Thursday, October 13, 2011

Star Trek: Voyager--"Fair Haven"

“Fair Haven” introduces the worst of the annual holodeck themes. This time, it is a 19th century irish village full of so many stereotypes, I had to wonder while watching how many Irish fans threw something heavy at their television sets while watching. The episode has big problems aside from the setting. There is an implausible love story with a hologram, Janeway acting crazy, a very uncomfortable ending, and a boring B-story with faux danger. In total, an awful episode, but still a train wreck one needs to see to be believed.

Tom decides to write a holodeck program as far from life on Voyager as possible, so he settles on a 19th century Irish village. That is certainly what I would have gone with. Because there is an approaching radiation storm in which Voyager will be trapped for days, Neelix suggests keeping Fair Haven running all the time so the crew can come and go as they please. It will keep everyone’s spirits up. You know, that is one of the many things that baffles me about VOY. Neelix often says he is struggling to invent ways to keep up morale, but the crew always seems quite upbeat and happy. Even episodes in which terrible things happen end on a positive note. Maybe the characters are all self-aware to know the Magic reset Button is going to fix everything before the next episode, so why bother fretting?

Janeway comes to Fair Haven and falls for the town bartender, Michael Phillips. Remember our mantra--Star Trek never does romance or children-centric stories well Janeway and Phillips have no chemistry together, yet Janeway acts like a love struck teenage girl. She does so many odd, out of character things in an exaggerated manner--throwing rings, arm wrestling, and whatever group jig she is getting down with in the fourth act. Kate Mulgrew has a habit of going overboard in her mannerisms. I have rarely addressed the habit, but the hamming it up often adds to the Janeway is Crazy motif I have going. The woman acts like she is on drugs.

The Janeway we all know and fear returns with a vengeance in the second act after Phillips’ wife shows up. “Fair Haven” subsequently takes its turn towards the eewww. Janeway secretly enters another holodeck to bring up the Phillips character. She modifies him to suit her every whim. She makes him taller, adjusts his facial hair, increases his cultured demeanor, and finally--I kid thee not--his “pleasure parameters.” It is family show, but I am pretty sure that is 24th century lingo for make his penis bigger. There are two reasons this is obvious. One, she deletes his wife. Two, they engage in the mommy/daddy dance the next time she goes to Fair Haven.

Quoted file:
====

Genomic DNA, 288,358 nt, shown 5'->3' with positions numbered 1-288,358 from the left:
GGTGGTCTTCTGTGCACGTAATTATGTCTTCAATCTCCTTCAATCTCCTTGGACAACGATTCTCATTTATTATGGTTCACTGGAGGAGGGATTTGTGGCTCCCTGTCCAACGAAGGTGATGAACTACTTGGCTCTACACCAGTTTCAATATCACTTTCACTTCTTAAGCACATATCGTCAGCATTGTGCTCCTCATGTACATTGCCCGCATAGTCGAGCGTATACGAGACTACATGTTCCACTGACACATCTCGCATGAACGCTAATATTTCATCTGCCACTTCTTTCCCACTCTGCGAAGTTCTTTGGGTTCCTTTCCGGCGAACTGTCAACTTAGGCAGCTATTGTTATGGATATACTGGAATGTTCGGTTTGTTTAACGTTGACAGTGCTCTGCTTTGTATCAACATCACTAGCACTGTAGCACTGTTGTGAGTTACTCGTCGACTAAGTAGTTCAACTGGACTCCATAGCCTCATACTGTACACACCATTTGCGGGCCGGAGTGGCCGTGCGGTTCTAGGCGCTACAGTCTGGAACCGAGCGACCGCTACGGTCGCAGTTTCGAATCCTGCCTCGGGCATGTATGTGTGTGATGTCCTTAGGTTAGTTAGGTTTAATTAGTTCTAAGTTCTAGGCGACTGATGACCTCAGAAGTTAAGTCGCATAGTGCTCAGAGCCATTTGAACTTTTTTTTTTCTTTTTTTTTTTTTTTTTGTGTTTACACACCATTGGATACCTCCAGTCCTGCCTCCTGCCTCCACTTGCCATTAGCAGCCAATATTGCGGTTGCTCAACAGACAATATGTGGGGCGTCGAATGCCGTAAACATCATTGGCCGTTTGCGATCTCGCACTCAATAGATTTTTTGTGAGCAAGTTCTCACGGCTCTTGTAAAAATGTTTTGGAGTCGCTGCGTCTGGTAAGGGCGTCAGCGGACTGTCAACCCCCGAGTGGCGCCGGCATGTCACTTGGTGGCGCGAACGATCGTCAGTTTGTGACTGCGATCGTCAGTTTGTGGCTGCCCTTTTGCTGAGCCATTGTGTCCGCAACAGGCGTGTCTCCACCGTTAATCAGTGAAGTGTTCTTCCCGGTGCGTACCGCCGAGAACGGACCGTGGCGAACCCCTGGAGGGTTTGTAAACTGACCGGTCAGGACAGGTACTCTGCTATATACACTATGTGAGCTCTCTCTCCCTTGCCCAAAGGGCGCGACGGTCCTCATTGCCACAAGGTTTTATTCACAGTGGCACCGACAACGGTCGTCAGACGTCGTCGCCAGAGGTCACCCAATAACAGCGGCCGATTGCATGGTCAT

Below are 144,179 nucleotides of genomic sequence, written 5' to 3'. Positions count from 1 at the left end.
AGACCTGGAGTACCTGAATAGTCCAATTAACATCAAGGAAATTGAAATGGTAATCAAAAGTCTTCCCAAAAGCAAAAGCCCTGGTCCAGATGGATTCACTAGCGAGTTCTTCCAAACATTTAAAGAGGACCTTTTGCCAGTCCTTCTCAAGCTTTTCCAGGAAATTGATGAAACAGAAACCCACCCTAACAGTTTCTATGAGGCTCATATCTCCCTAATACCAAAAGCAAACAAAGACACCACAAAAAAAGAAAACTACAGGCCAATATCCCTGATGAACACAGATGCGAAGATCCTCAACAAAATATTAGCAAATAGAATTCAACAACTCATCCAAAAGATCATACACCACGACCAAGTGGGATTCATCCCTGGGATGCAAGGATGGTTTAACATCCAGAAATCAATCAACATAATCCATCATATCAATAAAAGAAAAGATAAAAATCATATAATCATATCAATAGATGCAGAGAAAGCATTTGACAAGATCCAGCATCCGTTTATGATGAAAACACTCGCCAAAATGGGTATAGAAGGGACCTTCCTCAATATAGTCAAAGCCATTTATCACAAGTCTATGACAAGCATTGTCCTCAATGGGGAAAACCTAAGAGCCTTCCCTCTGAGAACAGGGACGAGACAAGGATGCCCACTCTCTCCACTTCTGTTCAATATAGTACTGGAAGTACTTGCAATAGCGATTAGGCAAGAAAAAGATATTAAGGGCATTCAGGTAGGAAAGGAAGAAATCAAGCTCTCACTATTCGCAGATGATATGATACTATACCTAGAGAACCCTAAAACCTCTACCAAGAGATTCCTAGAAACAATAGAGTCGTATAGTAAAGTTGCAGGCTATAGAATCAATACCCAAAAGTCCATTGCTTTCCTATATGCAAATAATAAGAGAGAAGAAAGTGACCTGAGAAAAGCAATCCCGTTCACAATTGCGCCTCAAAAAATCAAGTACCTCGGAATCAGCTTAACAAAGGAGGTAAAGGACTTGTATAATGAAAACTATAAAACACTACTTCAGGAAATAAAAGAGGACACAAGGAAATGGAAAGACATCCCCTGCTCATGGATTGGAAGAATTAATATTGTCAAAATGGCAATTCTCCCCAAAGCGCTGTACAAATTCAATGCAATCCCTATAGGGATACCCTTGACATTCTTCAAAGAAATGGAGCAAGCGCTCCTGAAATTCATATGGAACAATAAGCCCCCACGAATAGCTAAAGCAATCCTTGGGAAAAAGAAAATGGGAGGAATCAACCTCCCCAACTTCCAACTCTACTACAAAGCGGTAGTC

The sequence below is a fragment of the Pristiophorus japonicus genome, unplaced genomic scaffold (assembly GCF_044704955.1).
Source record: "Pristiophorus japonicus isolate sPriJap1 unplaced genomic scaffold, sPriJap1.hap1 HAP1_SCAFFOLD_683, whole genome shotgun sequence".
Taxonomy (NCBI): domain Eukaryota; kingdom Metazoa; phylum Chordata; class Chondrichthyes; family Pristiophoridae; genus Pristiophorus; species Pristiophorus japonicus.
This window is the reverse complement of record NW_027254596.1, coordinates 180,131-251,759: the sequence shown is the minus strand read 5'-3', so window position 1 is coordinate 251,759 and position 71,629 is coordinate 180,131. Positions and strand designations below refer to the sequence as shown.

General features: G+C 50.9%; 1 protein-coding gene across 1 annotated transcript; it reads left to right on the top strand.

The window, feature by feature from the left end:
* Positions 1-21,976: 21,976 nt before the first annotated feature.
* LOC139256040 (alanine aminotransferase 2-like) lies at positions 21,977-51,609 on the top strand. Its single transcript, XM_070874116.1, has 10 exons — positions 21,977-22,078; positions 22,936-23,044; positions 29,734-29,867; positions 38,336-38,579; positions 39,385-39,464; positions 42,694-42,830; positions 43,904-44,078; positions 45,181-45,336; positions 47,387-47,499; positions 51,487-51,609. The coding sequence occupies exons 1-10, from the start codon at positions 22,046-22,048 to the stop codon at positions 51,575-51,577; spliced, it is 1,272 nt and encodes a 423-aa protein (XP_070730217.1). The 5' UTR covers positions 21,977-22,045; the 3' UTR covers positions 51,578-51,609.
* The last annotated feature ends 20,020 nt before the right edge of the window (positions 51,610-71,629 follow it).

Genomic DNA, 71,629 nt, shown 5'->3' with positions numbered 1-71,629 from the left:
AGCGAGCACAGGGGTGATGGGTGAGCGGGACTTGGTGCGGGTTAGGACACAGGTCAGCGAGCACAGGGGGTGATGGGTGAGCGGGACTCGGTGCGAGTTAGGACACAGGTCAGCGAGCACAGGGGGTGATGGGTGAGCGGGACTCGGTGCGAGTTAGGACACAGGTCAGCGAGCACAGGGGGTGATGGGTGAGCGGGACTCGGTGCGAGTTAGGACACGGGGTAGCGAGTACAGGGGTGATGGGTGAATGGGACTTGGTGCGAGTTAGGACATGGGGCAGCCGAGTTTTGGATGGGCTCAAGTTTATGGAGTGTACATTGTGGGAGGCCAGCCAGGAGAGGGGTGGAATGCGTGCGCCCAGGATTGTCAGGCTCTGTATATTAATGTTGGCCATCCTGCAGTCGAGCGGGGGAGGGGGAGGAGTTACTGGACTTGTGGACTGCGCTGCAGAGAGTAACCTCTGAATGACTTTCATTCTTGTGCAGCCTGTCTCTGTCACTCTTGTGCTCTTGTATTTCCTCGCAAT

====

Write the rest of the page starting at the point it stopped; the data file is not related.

To her credit, Janeway immediately regrets what she has done. She avoids Fair Haven for the remaining duration of the episode. Philips is heartbroken over her absence to the poin the starts bar brawl which embroils four members of the crew. His behavior prompts Janeway to confess to the Doctor, who has been playing a priest in Fair Haven, what she has done. Here is the point at which the ewww doubles. While it is not said, we know the Doctor has a thing for Seven. He wants to promote the idea that hologram/human sexual relations are fine so Seven will be convinced to give it a whirl, so he encourages Janeway to continue her relationship with Phillips. Whether Seven’s looking up to Janeway as a mentor/role model is on his mind is anyone’s guess, but one cannot help but entertain the possibility. I will also entertain the possibility the Doctor is being earnest. As the captain, Janeway cannot have romantic relationships with her subordinates. It could be a long journey back to Earth, so a holodeck relationship might be her only option. Star trek has never been too big on the idea romance between high ranking officers and subordinates is verboten and there has been a hint of a Janeway/Chakotay romance brewing, so I am not so sure the Doctor has a point a real relationship is out of reach for Janeway. It still sounds like enlightened self-interest regarding Seven to me.

I mentioned faux danger. Several times during the episode, the radiation storm acts up, triggering the standard console explosions on the bridge. The final turbulence as the ship exit the storm damages the holodeck. Only about ten percent of Fair haven can be salvaged, so Janeway goes down there to bring up Philips. He professes his love for her, but she tells him this is probably goodbye, but she plans to keep him in the database to possibly bring back in the future. For sex, one assumes.

If I have to explain to you what is wrong with this episode’s theme, you are probably to big a VOY fan to be convinced anything is wrong. Janeway creates a holographic gigolo to suit her personal desires, then when guilt over what she had done starts to gnaw at her, the Doctor swoops in to tell her it is all right because he is a hologram who secretly wants to have sex with Seven. Seeing the Doctor’s wisdom, but not his motives, Janeway keeps her holographic gigolo for future use. The summary speaks for itself. Stranger still, “Fair Haven” comes right after an episode dealing with Barclay’s holo addiction, and it is an episode that says indulging in holodeck relationships to deeply is a bad thing. As often happens, VOY cannot keep its moral viewpoints consistent in back-to-back episodes.

The only reason I can recommend watching “Fair Haven” is for the shock value of the twisted behavior. Watch the episode and marvel at how anyone could have thought it was a good idea.

Rating: * (out of 5)

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